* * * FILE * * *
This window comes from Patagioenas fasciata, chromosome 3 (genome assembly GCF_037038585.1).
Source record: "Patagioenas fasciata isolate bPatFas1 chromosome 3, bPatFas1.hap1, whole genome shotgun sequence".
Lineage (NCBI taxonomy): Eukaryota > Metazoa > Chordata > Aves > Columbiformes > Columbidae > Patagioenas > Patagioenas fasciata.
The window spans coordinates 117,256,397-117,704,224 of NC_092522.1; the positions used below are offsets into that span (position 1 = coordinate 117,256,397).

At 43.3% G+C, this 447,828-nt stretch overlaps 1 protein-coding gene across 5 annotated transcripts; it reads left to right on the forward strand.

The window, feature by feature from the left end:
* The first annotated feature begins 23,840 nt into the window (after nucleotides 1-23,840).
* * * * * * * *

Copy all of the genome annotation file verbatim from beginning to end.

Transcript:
This window comes from Patagioenas fasciata, chromosome 3 (genome assembly GCF_037038585.1).
Source record: "Patagioenas fasciata isolate bPatFas1 chromosome 3, bPatFas1.hap1, whole genome shotgun sequence".
Lineage (NCBI taxonomy): Eukaryota > Metazoa > Chordata > Aves > Columbiformes > Columbidae > Patagioenas > Patagioenas fasciata.
The window spans coordinates 117,256,397-117,704,224 of NC_092522.1; the positions used below are offsets into that span (position 1 = coordinate 117,256,397).

At 43.3% G+C, this 447,828-nt stretch overlaps 1 protein-coding gene across 5 annotated transcripts; it reads left to right on the forward strand.

The window, feature by feature from the left end:
* The first annotated feature begins 23,840 nt into the window (after nucleotides 1-23,840).